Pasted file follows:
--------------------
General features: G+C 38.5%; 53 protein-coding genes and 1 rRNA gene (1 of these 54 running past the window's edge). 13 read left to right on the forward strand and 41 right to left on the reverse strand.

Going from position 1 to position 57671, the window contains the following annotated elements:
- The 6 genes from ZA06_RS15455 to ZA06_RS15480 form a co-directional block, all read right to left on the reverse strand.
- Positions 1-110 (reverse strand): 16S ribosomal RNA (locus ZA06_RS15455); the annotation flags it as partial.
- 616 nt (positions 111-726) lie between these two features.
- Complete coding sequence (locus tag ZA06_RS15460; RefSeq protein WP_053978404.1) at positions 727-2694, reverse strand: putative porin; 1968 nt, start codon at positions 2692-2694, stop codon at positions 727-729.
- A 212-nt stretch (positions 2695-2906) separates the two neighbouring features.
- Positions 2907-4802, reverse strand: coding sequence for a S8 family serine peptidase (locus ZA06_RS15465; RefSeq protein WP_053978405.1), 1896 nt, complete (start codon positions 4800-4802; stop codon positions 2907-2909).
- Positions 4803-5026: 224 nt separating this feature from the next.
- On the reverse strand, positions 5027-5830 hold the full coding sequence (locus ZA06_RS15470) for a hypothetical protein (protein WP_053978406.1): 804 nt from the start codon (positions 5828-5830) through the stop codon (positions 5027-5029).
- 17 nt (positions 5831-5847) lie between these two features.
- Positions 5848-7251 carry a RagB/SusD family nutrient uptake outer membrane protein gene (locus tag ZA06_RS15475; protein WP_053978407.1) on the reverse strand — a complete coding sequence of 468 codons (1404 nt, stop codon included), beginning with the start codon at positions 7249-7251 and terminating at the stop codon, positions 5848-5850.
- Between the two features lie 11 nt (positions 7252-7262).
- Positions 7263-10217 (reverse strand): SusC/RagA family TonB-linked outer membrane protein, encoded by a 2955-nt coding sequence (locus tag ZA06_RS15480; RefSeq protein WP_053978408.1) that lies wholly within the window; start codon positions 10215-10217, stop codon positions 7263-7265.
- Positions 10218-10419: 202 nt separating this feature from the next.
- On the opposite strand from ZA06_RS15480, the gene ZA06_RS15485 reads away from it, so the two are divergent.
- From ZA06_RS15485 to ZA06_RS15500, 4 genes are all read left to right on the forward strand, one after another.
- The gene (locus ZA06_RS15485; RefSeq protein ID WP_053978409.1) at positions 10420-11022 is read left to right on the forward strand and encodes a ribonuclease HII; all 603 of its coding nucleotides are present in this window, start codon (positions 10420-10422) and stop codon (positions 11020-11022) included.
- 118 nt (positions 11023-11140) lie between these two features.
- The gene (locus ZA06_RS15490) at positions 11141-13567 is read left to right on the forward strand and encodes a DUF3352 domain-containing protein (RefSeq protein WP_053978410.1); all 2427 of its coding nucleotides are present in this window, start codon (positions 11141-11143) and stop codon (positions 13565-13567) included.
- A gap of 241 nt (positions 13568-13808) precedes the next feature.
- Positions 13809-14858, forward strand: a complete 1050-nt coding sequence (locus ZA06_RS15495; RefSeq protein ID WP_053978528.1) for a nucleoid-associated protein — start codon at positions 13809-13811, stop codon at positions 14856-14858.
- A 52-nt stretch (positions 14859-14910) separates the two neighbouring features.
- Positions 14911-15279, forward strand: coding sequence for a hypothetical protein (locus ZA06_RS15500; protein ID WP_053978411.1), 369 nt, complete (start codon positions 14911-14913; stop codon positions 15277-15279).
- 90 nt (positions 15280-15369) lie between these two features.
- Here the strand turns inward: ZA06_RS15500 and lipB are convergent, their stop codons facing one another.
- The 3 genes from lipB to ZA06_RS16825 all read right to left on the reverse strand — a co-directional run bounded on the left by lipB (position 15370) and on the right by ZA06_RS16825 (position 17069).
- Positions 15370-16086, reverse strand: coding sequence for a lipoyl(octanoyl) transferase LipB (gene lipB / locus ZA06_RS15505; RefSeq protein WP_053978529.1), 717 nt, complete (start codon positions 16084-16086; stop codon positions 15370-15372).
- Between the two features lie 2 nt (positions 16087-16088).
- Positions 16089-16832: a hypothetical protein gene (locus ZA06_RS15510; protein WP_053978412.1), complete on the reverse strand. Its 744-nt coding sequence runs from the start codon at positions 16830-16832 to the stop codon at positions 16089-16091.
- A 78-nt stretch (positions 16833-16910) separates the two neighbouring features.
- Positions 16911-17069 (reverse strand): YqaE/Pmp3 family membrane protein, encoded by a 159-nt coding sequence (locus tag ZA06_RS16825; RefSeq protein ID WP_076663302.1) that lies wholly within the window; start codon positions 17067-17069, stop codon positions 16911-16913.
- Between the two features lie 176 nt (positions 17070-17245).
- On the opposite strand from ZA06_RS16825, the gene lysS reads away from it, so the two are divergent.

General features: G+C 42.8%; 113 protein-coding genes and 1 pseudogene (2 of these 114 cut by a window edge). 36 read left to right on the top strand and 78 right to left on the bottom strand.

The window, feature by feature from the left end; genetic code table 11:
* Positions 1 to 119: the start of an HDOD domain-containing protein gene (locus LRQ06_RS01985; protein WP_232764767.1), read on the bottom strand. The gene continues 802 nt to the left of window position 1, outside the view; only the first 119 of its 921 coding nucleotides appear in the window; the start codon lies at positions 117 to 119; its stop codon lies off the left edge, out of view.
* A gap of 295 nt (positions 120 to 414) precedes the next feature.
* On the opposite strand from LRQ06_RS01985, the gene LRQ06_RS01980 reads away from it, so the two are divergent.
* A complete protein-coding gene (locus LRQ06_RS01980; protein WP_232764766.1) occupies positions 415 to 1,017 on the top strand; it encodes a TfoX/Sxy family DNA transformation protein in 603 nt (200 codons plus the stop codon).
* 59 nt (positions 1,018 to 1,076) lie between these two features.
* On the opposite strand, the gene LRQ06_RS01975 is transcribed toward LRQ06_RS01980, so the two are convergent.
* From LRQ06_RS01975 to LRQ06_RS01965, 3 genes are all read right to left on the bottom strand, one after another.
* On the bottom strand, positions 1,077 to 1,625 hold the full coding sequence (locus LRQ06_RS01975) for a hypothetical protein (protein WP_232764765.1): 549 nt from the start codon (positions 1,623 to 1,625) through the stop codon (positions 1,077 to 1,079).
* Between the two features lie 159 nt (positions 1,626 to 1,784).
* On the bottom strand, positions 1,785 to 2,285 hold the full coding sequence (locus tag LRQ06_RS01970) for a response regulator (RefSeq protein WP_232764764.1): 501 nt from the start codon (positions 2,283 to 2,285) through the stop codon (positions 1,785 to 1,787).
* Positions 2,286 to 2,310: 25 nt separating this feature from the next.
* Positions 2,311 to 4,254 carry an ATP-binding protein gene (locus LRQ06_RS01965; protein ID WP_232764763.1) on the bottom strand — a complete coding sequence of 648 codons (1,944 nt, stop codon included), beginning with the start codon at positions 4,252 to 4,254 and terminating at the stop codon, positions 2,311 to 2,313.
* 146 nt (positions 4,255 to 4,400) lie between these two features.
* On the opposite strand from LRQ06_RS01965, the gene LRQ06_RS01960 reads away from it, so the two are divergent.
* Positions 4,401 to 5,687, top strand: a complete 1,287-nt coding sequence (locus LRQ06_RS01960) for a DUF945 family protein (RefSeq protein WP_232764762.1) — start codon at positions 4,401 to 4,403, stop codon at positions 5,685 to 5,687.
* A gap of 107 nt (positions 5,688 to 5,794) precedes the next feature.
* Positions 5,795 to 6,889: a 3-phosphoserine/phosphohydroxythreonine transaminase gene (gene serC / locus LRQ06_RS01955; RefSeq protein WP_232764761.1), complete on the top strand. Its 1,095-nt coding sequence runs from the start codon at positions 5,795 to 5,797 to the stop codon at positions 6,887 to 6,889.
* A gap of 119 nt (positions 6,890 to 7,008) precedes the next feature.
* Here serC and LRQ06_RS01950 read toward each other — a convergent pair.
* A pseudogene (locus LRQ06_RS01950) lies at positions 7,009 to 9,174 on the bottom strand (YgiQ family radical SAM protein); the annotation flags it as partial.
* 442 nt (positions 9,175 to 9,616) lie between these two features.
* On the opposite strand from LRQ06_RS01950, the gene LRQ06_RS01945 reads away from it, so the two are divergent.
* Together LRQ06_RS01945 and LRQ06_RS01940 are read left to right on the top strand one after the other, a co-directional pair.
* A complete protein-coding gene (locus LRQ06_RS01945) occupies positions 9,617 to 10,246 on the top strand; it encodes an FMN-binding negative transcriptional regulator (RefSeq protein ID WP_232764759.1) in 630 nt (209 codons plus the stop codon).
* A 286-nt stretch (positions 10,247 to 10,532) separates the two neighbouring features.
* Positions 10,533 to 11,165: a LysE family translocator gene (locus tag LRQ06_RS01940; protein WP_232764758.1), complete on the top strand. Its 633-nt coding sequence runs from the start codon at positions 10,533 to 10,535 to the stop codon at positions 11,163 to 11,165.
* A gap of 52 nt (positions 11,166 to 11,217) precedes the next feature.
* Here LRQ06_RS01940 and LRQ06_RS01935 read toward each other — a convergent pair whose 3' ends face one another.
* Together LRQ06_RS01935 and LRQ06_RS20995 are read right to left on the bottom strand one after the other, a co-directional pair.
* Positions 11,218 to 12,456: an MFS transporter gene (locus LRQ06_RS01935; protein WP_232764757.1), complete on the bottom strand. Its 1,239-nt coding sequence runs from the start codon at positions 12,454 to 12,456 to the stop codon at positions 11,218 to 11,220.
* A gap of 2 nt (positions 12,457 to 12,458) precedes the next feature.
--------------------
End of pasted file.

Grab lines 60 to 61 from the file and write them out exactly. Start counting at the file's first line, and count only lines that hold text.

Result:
* A complete protein-coding gene (locus LRQ06_RS01945) occupies positions 9,617 to 10,246 on the top strand; it encodes an FMN-binding negative transcriptional regulator (RefSeq protein ID WP_232764759.1) in 630 nt (209 codons plus the stop codon).
* A 286-nt stretch (positions 10,247 to 10,532) separates the two neighbouring features.